- 27. No. 4, Whitehall Gardens – Episode 27
- 28. No. 4, Whitehall Gardens – Episode 28
- 29. No. 4, Whitehall Gardens – Episode 29
- 30. No. 4, Whitehall Gardens – Episode 30
- 31. No. 4, Whitehall Gardens – Episode 31
- 32. No. 4, Whitehall Gardens – Episode 32
- 33. No. 4, Whitehall Gardens – Episode 33
In the home of William and his mother Mariah, things were not going well. Mariah was fretting.
“It seems wicked to say it,” she told her son, “but Molly’s as slippery as an eel, and though she tells me nothing, I know something is afoot.”
“Has she found work yet?” William asked.
He was polishing his work boots by the back door.
“Oh, she chatters on about that,” Mariah said, wiping mechanically back and forth at the table surface with a rag, though it already shone. “She’s vague. That lad of hers has been here often, and they sit in the alley behind the house with their heads together.”
“Don’t let her marry Silas Browne, Mother,” William said. “And I’d not refer to him as a lad, nor Molly a girl, both of them being seven and twenty!”
“You’re right on that count, Will. She’s no thought of marriage, you know – she hasn’t got the sense for that.”
Mariah looked at her son’s back, encased in the smooth black gabardine of his uniform, and her mouth twitched into a smile of pride.
“I’m wondering if you’ve any ideas in that direction yourself, Will. I’ve seen you gazing into the distance like some lovesick boy.”
William didn’t turn round. He didn’t want his mother to see the strain on his face.
Since that day when Clementine had sent him away, just as though they had no interest in each other, his heart had been twisted up with distress.
“Not me, Ma,” he said in as light a tone as he could. “Not yet.”
“Well, any young woman would be lucky to have you, a rising man of the Runners, and set to be preferred for Mr Peel’s new force,” Mariah declared.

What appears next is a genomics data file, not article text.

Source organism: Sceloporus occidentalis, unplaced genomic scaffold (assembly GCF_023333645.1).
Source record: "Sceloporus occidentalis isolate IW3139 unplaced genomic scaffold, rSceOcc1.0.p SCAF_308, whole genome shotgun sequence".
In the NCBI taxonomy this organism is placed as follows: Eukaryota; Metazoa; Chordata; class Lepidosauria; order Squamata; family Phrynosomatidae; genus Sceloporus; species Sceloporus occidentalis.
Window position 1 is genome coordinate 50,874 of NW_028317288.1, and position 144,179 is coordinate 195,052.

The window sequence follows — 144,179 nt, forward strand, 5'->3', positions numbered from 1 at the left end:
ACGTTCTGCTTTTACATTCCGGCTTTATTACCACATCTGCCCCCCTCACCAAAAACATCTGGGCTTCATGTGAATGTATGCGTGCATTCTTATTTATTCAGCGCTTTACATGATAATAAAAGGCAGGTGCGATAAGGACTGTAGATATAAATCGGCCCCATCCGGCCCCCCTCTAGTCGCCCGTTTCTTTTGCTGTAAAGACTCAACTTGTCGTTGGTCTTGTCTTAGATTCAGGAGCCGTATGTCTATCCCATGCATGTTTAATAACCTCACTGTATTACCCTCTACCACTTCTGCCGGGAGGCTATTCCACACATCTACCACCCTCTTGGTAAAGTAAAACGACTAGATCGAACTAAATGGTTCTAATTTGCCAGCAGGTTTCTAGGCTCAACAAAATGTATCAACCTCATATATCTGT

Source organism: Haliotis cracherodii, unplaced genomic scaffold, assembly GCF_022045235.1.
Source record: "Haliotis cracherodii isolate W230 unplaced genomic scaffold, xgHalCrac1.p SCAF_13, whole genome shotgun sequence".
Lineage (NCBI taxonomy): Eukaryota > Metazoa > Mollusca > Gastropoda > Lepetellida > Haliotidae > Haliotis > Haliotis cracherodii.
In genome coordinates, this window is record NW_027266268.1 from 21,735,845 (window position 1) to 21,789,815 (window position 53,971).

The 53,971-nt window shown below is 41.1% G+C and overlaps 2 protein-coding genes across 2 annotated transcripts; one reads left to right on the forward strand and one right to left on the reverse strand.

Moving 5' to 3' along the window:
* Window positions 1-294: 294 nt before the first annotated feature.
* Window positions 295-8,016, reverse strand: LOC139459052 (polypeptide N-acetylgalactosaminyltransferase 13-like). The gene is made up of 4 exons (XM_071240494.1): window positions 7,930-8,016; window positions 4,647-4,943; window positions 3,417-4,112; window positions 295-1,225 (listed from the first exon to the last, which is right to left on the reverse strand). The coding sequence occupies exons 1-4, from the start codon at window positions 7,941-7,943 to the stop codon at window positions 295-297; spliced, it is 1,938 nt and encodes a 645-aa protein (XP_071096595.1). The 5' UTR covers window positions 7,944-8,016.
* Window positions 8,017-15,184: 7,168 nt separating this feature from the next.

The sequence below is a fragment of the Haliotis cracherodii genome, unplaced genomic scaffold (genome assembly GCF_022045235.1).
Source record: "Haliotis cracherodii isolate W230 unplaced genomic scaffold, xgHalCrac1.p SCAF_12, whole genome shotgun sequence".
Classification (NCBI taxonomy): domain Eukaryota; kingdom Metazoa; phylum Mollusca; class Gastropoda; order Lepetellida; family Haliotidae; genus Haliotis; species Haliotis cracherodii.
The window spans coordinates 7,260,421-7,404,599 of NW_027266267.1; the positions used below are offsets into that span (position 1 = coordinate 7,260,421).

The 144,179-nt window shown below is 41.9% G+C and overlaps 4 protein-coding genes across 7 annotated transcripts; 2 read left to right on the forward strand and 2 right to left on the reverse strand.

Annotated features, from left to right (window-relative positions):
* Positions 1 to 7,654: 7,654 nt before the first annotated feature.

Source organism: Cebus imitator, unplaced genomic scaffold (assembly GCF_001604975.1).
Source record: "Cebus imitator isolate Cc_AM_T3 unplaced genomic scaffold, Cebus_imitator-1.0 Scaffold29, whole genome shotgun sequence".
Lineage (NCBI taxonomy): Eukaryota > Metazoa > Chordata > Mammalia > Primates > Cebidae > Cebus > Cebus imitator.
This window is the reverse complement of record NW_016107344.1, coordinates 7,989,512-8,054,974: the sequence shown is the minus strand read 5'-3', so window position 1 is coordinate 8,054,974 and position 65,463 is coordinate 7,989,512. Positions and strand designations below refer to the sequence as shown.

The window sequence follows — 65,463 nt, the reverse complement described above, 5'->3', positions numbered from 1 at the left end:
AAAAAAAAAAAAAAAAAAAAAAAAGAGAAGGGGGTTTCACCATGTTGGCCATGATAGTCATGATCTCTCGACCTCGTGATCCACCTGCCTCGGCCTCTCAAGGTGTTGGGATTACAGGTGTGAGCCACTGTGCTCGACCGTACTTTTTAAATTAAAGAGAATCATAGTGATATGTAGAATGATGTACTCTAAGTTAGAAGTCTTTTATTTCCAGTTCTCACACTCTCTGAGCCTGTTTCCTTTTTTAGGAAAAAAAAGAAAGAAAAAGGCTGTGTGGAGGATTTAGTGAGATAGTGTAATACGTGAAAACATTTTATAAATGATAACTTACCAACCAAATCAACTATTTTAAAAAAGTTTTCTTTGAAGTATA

William could hear the pleasure in her voice, and the hope, and he closed his eyes and gripped the shoe brush.
The Peel name ought to be a source of joy, but Clementine had sent him away, and he was wretched.
But William’s mother quickly returned to the topic of his half-sister Molly and William knew why.
When Molly was brewing trouble there was always an atmosphere in the house – a nagging anxiety that mother and son both felt.
William remembered it from his earliest days. Even at age seven or eight he’d been aware that his mother was waiting up for Molly during one of her long absences, or that some new friend of Molly’s was frequenting the house.
He had looked up to Molly then, and adored her, but he’d known she was a source of trouble. He had learned to be good because of it; a stable counterweight to his half-sister’s unstable one.
At last Mariah stopped rubbing at the table. She picked up a tin of bread dough that had been proving by the grate, and went out to the bake house three or four streets away, returning 20 minutes later.
“There’s a lot of loaves waiting to bake,” she said, “so I’m to go back after dinner and fetch it.”
William was done polishing now, too, and he sat in a chair reading a day-old edition of “The Observer” newspaper. He commonly borrowed it from his superior officer at Worship Street.
His mother wandered round the tiny parlour, unable to settle to anything.
“Where is Molly?” William asked.
Mariah turned round and braced her arms against the dresser.
“I wish I knew, Will. With that man, I suppose, cooking up something.”
“You think she’s foolish enough to risk prison again?”
She looked at him, her lips pressed together.
“I thought of checking in her box upstairs.”
Molly, like many young women of the working classes, owned a locked box that was beneath her bed, in which she kept anything private. She shared a bedchamber with her mother, and privacy was hard to achieve.
“I don’t know,” William said quietly, but even as the words left his lips he knew they would look.